Normally, grants are doled out for each stage of development. You make a small batch to test for safety in animals. If that is successful, you apply for funds to step up production for safety trials in humans. If these trials are successful, you apply for funding for large scale trials to see if it works. At every stage you publish your results and then go after more funding. At the end, you need a commercial partner to produce the vaccine on an industrial scale. All this takes years.

Professor Gilbert did not wait.

So in February, March and the first weeks of April, we decided we just had to get on with it. We went ahead and spent money we did not yet – and might not ever – have. We would ask for forgiveness, not permission. It was not a comfortable place to be.

Working at Risk

Professor Gilbert is clear there were no safety risks. All the protocols were followed. All the safety checks and risk assessments were in place and strictly adhered to. The risks were to do with not waiting for one stage to finish before the next was started. So safety trials on animals were still going on when they started planning clinical trials in humans and producing clinical grade vaccines. Commercial production began before the clinical trials were over. The risk was financial and reputational.

In the end the risks were worth it. The government finally unlocked some serious funding. AstraZeneca came on board, and all the gambles paid off. The vaccine was safe, effective and, when licensed for use, there were already millions of doses ready to use.

How do we prepare for Disease Y?

The message I got from the lecture was that it is perfectly feasible to develop vaccines and treatments at pace if there is the political will to do it and to pay for it. We have a £40 billion per annum defence industry based on ‘just in case.’ But Covid has shown that Disease X was not just in case. It is real. Omicron shows that it is not over yet. And the next virus, Disease Y, will happen. Our preparations should not have to rely on people like Sarah Gilbert being prepared to risk their careers on a hunch after reading reports of a potentially novel disease on ProMedMail. That is why the new Pandemic Science Centre at Oxford University is so important. I only hope its funding is adequate and ring fenced against cuts as complacency sets in during ‘pandemic peace time.’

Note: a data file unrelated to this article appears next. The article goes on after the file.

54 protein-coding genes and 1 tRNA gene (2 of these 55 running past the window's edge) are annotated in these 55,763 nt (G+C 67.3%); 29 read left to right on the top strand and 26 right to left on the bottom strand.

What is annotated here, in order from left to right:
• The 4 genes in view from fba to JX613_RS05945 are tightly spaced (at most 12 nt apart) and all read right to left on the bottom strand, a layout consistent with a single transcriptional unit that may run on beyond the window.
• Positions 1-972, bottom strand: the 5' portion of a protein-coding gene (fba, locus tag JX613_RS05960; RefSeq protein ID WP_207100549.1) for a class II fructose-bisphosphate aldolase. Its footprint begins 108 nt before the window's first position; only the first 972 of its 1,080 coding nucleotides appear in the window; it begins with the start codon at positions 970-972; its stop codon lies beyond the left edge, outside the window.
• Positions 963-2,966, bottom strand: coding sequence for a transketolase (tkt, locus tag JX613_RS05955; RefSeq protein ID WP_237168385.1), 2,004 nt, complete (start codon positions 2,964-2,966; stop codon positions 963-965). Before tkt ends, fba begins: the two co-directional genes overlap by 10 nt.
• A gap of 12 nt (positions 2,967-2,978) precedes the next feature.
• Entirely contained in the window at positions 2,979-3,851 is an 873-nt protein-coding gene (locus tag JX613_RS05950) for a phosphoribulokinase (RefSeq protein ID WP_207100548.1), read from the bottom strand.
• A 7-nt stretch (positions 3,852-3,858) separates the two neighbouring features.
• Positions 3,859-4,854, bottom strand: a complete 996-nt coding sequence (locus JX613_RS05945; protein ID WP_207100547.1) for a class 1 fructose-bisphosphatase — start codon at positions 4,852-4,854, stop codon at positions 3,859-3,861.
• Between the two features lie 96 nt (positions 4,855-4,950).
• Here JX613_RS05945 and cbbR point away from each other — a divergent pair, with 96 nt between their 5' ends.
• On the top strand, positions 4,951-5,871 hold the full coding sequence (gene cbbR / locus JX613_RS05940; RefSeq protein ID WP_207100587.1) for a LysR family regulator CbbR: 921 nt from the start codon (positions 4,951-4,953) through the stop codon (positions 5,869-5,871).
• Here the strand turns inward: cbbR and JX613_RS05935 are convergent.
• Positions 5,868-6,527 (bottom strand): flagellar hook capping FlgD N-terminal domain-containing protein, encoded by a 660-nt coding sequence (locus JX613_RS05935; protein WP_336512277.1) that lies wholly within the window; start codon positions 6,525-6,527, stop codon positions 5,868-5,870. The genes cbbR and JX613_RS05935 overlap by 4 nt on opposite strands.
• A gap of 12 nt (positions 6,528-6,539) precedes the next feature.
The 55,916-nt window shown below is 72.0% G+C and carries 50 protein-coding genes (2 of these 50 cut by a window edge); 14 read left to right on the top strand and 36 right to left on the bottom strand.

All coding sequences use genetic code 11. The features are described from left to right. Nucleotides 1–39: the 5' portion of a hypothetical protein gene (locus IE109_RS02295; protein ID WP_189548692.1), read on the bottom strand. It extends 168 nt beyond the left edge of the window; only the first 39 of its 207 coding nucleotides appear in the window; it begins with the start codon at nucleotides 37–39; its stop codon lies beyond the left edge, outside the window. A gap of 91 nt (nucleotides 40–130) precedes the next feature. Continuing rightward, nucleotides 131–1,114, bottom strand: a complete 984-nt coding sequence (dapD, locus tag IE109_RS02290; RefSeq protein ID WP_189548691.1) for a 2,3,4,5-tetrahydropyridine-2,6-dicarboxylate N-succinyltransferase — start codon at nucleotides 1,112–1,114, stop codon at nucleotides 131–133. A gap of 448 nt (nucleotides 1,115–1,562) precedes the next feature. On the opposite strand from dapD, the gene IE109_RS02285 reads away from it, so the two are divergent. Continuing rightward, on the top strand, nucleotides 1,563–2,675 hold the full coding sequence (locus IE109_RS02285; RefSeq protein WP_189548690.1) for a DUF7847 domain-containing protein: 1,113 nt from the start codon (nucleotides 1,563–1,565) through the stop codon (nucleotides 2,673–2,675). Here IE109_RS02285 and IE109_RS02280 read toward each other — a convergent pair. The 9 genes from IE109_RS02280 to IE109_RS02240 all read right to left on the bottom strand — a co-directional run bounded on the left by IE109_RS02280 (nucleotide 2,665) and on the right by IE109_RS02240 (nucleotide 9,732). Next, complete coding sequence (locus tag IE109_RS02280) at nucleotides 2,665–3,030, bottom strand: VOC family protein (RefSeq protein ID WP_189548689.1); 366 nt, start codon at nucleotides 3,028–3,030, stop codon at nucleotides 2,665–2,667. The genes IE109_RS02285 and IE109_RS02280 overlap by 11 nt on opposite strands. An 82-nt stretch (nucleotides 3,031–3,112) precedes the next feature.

Time to Save the World

There is plenty more that can be done now. Professor Gilbert has lots of suggestions. Africa needs an expanded infrastructure of vaccine manufacturing capacity. We should be stockpiling vaccines against future outbreaks of the diseases we know about, like MERS and Nipah, and start vaccinating children in West Africa against Lassa fever. She ends with the most important lesson of all.

But perhaps above all, as we turn our attention back to climate change, poverty, war, and other problems that never went away, what we discovered, was what we can do when we understand our goal, and really put our minds to achieving it.